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In the Company of Coyote
 

by Joanna Gardner

When I lived on a mesa in northern New Mexico, one summer night I left every window open so the starlit, indigo air could cool the house after a long, hot day. It seemed...

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This month’s theme is The Trickster. Enjoy our Weekly Offerings...

Featured Audio

I.6.3.03 - Celtic Influence and the Fairy Queen - an excerpt from this lecture.

Featured Video

The Goddess and the Madonna - Q&A

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Monthly Gift

Our gift to you this month is eSingle titled Dialogues – Excerpt from Mythic Worlds, Modern Words. Access this download for free until the end of the month.

This is an excerpt from Joseph Campbell’s collected and transcribed lectures Mythic Worlds, Modern Words: The Art of James Joyce.

Arranged by Joyce scholar Edmund L. Epstein, Mythic Worlds, Modern Words presents a wide range of Campbell’s writing and lectures on Joyce, which together form an illuminating running commentary on Joyce’s masterworks. Campbell’s visceral appreciation for all that was new in Joyce will delight the previously uninitiated, and perhaps intimidated, as well as longtime lovers of both Joyce and Campbell.

Dialogues is a Q+A portion where Campbell answers questions about James Joyce’s views on didactic art.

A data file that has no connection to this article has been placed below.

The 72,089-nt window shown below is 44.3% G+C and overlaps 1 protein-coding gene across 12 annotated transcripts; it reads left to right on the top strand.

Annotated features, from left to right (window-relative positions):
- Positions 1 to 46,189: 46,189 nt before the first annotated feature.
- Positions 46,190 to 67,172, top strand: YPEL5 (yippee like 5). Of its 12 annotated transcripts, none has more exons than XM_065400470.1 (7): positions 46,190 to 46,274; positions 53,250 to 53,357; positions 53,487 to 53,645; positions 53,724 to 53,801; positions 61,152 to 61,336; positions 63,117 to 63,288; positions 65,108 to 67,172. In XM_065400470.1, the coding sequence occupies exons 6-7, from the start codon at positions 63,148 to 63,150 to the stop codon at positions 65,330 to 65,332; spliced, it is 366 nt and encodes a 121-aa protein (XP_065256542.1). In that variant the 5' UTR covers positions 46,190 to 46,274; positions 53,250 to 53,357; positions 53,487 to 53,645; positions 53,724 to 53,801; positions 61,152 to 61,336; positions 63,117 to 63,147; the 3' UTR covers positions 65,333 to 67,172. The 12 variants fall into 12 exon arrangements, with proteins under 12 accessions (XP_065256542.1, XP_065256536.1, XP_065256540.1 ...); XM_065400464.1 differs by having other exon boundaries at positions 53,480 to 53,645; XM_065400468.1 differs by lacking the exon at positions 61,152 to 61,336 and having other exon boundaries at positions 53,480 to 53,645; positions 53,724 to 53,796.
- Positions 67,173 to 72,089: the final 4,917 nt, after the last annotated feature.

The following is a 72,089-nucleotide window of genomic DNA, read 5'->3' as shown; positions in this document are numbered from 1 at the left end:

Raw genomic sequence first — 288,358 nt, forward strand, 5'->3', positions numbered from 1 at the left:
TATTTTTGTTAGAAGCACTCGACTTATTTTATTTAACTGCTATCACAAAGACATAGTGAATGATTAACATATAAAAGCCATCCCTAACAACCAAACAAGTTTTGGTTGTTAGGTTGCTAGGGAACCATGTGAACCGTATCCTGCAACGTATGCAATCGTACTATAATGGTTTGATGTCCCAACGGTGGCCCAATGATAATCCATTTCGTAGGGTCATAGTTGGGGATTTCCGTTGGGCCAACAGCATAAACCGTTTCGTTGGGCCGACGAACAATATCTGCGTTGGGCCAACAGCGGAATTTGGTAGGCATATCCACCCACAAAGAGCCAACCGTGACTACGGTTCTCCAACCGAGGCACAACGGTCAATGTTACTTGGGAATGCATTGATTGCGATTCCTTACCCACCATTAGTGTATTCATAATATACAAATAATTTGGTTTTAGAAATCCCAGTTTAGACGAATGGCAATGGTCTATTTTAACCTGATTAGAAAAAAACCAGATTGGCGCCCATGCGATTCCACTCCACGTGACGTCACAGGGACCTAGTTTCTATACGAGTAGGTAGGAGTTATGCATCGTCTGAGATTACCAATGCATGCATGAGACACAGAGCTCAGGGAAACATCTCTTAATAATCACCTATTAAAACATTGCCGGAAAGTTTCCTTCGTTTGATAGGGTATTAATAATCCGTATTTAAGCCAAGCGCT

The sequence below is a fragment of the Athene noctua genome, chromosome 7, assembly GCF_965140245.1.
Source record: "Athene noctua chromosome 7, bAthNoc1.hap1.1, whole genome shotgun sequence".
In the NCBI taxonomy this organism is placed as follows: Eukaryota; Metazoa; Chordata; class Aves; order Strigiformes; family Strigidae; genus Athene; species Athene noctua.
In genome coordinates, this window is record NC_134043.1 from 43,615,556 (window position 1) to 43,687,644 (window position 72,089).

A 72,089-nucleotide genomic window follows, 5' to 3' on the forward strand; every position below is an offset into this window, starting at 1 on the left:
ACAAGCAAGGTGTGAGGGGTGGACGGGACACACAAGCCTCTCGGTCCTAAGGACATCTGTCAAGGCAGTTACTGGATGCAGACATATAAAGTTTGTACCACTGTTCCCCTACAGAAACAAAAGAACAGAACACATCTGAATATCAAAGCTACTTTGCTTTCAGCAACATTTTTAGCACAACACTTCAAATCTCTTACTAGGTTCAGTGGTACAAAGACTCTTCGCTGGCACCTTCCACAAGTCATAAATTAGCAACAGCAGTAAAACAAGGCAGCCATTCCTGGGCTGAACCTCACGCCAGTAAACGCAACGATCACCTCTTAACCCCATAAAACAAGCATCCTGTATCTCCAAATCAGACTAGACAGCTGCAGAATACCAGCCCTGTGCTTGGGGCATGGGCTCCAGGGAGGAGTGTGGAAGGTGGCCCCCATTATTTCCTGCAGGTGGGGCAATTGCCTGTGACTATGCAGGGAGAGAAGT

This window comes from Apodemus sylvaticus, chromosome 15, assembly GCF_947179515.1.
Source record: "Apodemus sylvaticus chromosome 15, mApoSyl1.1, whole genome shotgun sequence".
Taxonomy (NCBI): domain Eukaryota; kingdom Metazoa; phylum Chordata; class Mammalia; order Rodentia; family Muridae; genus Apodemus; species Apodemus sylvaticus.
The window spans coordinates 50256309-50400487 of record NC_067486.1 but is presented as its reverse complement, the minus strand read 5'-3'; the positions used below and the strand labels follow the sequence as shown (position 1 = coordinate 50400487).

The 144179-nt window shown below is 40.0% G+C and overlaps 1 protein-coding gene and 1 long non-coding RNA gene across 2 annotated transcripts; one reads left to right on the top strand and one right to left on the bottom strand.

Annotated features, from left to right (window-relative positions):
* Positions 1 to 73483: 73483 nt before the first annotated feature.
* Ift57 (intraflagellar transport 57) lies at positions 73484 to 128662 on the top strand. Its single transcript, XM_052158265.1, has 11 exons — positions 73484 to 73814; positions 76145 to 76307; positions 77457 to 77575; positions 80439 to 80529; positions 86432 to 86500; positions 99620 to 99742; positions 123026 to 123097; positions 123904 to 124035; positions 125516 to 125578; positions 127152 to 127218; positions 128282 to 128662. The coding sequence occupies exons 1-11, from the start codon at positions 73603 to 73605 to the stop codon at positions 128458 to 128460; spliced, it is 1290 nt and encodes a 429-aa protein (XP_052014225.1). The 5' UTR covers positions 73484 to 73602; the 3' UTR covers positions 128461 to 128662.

Got ideas? Share them with a community of like-minded mythmakers at our discussion forum – the Conversations of a Higher Order.

Joseph Campbell Book Club

“What happens when you pair an intelligent but selfish and crafty trickster with an embodiment of loyalty, compassion, and care? Get to know Loki and his wife, Sigyn, from the Norse mythological world in a fascinating dive into this unlikely coupling—Lea Svendsen’s Loki and Sigyn: Lessons on Chaos, Laughter & Loyalty from the Norse Gods. Svendsen approaches her subjects with vibrant storytelling, scholarly insights, a keen eye toward the tradition of heathenry, and always a healthy dose of humor as befits a trickster devotee. Please join me as we laugh at, learn from, and marvel at the lies and love of Loki.”

Scott Neumeister, PhD
Editorial Advisory Group
Joseph Campbell Foundation

Weekly Quotation

Almost all non-literate mythology has a trickster-hero of some kind. … And there’s a very special property in the trickster: he always breaks in, just as the unconscious does, to trip up the rational situation. He’s both a fool and someone who’s beyond the system. And the trickster represents all those possibilities of life that your mind hasn’t decided it wants to deal with. The mind structures a lifestyle, and the fool or trickster represents another whole range of possibilities. He doesn’t respect the values that you’ve set up for yourself, and smashes them.

-- Joseph Campbell
From An Open Life: Joseph Campbell in Conversation with Michael Toms